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J Cell Biol. 1991 Feb;112(4):665-76.

Domain structure in actin-binding proteins: expression and functional characterization of truncated severin.

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1
Max-Planck-Institute for Biochemistry, Martinsried, Federal Republic of Germany.

Abstract

Severin from Dictyostelium discoideum is a Ca2(+)-activated actin-binding protein that severs actin filaments, nucleates actin assembly, and caps the fast growing ends of actin filaments. Sequence comparison with functionally related proteins, such as gelsolin, villin, or fragmin revealed highly conserved domains which are thought to be of functional significance. To attribute the different activities of the severin molecule to defined regions, progressively truncated severin polypeptides were constructed. The complete cDNA coding for 362 (DS362) amino acids and five 3' deletions coding for 277 (DS277), 177 (DS177), 151 (DS151), 117 (DS117), or 111 (DS111) amino acids were expressed in Escherichia coli. The proteins were purified to homogeneity and then characterized with respect to their effects on the polymerization or depolymerization kinetics of G- or F-actin solutions and their binding to G-actin. Furthermore, the Ca2+ binding of these proteins was investigated with a 45Ca-overlay assay and by monitoring Ca2(+)-dependent changes in tryptophan fluorescence. Bacterially expressed DS362 showed the same Ca2(+)-dependent activities as native severin. DS277, missing the 85 COOH-terminal amino acids of severin, had lost its strict Ca2+ regulation and displayed a Ca2(+)-independent capping activity, but was still Ca2+ dependent in its severing and nucleating activities. DS151 which corresponded to the first domain of gelsolin or villin had completely lost severing and nucleating properties. However, a residual severing activity of approximately 2% was detectable if 26 amino acids more were present at the COOH-terminal end (DS177). This locates similar to gelsolin the second actin-binding site to the border region between the first and second domain. Measuring the fluorescence enhancement of pyrene-labeled G-actin in the presence of DS111 showed that the first actin-binding site was present in the NH2-terminal 111 amino acids. Extension by six or more amino acids stabilized this actin-binding site in such a way that DS117 and even more pronounced DS151 became Ca2(+)-independent capping proteins. In comparison to many reports on gelsolin we draw the following conclusions. Among the three active actin-binding sites in gelsolin the closely neighboured sites one and two share the F-actin fragmenting function, whereas the actin-binding sites two and three, which are located in far distant domains, collaborate for nucleation. In contrast, severin contains two active actin-binding sites which are next to each other and are responsible for the severing as well as the nucleating function. The single actin-binding site near the NH2-terminus is sufficient for capping of actin filaments.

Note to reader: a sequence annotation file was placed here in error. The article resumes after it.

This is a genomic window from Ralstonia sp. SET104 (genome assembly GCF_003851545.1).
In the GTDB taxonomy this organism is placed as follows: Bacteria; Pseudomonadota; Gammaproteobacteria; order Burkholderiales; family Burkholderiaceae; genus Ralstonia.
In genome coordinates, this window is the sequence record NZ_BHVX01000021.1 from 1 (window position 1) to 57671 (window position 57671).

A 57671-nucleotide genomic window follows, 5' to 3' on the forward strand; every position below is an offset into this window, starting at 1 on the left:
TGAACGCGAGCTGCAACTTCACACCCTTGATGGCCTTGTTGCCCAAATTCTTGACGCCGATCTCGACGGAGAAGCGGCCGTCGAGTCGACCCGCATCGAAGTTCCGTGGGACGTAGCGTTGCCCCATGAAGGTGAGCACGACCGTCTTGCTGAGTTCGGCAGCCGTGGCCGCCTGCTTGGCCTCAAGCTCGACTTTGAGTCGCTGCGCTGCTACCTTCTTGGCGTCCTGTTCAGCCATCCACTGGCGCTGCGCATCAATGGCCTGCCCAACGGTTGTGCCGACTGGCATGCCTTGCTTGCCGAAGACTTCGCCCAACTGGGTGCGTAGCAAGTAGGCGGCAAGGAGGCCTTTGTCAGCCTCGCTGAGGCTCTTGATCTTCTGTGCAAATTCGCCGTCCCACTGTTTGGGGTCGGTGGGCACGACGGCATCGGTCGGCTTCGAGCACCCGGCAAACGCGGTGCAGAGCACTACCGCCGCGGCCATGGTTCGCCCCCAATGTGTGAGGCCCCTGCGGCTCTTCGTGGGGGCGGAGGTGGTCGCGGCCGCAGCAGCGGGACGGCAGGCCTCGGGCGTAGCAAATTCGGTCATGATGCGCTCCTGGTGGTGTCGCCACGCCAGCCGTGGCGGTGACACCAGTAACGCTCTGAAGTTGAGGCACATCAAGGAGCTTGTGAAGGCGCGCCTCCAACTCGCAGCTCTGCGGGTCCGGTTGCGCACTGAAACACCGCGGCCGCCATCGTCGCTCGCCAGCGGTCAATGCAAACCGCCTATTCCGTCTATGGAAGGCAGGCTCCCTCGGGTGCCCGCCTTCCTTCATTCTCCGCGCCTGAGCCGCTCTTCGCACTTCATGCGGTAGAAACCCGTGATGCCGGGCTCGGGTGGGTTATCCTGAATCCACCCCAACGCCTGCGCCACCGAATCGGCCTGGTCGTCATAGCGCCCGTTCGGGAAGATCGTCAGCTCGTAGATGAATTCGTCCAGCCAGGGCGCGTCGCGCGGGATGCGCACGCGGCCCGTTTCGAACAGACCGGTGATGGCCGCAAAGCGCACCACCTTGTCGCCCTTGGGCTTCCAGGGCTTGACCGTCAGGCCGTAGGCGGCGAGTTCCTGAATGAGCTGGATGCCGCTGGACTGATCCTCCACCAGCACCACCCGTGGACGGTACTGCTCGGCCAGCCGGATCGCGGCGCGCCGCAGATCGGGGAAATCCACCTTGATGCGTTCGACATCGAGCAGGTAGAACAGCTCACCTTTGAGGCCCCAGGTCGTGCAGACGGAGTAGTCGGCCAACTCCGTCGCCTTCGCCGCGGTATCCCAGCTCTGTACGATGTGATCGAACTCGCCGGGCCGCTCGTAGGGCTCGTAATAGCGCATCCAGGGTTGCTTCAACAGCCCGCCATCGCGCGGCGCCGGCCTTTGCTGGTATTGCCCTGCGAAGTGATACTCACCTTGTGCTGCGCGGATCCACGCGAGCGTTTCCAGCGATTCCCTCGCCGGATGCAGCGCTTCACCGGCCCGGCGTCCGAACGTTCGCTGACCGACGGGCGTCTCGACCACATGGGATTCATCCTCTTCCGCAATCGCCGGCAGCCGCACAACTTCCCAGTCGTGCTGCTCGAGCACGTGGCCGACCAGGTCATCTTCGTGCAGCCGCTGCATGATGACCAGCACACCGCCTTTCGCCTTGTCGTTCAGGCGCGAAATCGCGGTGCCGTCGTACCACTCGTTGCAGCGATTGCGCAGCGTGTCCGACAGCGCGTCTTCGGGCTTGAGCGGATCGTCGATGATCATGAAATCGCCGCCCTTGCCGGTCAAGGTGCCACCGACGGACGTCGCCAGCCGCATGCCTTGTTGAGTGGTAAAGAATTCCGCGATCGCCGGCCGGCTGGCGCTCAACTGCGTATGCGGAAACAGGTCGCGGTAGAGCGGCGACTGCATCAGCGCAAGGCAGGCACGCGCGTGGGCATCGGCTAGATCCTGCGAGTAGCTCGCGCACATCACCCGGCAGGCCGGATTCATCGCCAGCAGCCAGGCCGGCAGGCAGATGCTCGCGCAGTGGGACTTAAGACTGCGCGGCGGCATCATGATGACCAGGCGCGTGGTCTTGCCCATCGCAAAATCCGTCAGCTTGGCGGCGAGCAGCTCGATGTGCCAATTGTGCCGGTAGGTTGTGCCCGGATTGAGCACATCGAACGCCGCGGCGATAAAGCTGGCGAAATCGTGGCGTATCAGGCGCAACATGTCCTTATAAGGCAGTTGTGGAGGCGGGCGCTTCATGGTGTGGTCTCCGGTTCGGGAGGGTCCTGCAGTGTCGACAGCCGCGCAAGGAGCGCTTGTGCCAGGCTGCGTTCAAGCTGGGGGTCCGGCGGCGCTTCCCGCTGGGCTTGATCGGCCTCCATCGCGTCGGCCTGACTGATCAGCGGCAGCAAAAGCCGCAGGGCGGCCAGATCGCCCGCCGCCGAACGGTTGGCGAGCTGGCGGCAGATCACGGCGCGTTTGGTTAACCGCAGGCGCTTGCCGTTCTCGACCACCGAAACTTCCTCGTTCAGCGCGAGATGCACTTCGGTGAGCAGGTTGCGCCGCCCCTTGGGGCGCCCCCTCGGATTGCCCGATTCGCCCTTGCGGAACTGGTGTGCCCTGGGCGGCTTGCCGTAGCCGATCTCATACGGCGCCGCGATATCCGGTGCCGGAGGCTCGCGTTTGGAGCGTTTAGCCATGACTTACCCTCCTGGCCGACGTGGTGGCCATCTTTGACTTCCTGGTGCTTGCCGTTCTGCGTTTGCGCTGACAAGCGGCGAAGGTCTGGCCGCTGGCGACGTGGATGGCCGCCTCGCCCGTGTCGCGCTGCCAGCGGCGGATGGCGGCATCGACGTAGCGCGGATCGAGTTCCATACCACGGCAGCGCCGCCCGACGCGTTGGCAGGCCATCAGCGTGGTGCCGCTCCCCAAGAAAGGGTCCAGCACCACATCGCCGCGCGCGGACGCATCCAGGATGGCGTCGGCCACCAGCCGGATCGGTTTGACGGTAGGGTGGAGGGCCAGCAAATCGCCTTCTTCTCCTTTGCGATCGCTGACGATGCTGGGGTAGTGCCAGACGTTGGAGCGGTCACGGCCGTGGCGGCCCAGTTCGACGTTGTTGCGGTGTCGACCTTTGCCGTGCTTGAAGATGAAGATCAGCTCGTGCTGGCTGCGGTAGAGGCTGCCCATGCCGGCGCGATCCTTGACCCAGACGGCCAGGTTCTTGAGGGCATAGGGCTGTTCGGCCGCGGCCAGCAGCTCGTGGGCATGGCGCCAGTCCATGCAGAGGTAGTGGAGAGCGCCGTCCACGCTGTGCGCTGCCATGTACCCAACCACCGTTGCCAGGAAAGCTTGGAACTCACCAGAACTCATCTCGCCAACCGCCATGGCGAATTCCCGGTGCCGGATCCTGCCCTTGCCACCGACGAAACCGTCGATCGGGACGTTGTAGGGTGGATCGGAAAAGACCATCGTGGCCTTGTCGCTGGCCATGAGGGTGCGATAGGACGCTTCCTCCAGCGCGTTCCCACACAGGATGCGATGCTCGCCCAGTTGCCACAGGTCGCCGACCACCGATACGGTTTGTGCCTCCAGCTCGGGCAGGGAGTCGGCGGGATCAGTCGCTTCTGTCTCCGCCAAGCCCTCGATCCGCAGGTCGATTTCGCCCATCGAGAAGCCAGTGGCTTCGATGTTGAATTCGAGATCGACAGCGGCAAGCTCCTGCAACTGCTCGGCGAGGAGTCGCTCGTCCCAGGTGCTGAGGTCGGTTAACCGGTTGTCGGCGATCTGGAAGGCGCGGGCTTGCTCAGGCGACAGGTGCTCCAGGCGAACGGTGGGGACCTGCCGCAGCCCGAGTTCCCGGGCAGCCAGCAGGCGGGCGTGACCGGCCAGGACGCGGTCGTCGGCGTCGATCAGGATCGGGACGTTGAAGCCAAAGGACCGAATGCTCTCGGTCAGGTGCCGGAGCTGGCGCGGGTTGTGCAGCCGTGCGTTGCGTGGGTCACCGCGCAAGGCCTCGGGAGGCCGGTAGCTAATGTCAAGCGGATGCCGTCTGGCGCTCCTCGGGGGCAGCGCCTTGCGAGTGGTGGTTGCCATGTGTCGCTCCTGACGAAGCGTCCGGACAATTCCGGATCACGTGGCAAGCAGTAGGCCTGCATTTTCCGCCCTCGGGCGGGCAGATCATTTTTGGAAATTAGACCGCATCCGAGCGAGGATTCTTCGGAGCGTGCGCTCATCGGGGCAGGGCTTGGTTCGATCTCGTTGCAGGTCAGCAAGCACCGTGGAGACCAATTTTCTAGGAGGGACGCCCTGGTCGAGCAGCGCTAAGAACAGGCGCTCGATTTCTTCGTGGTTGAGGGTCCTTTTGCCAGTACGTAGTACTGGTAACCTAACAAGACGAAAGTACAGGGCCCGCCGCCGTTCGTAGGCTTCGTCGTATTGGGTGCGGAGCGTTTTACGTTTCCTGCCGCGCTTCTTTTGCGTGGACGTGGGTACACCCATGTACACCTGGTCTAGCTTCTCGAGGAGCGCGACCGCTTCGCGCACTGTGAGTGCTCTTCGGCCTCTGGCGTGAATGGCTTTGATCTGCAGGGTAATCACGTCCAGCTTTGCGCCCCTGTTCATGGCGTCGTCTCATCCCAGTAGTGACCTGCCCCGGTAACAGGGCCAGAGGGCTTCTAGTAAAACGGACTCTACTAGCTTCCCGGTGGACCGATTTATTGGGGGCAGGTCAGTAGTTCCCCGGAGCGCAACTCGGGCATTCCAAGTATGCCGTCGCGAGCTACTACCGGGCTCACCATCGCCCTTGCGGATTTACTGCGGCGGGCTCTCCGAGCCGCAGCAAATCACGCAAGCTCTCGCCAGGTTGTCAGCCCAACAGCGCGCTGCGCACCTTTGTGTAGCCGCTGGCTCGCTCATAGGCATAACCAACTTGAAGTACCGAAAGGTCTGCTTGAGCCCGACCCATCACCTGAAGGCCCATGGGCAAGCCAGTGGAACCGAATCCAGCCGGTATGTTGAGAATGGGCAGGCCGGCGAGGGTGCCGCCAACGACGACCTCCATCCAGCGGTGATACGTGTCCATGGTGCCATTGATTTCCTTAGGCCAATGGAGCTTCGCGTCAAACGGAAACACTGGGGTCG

PMID:
1847147
PMCID:
PMC2288858
DOI:
10.1083/jcb.112.4.665
[Indexed for MEDLINE]
Free PMC Article

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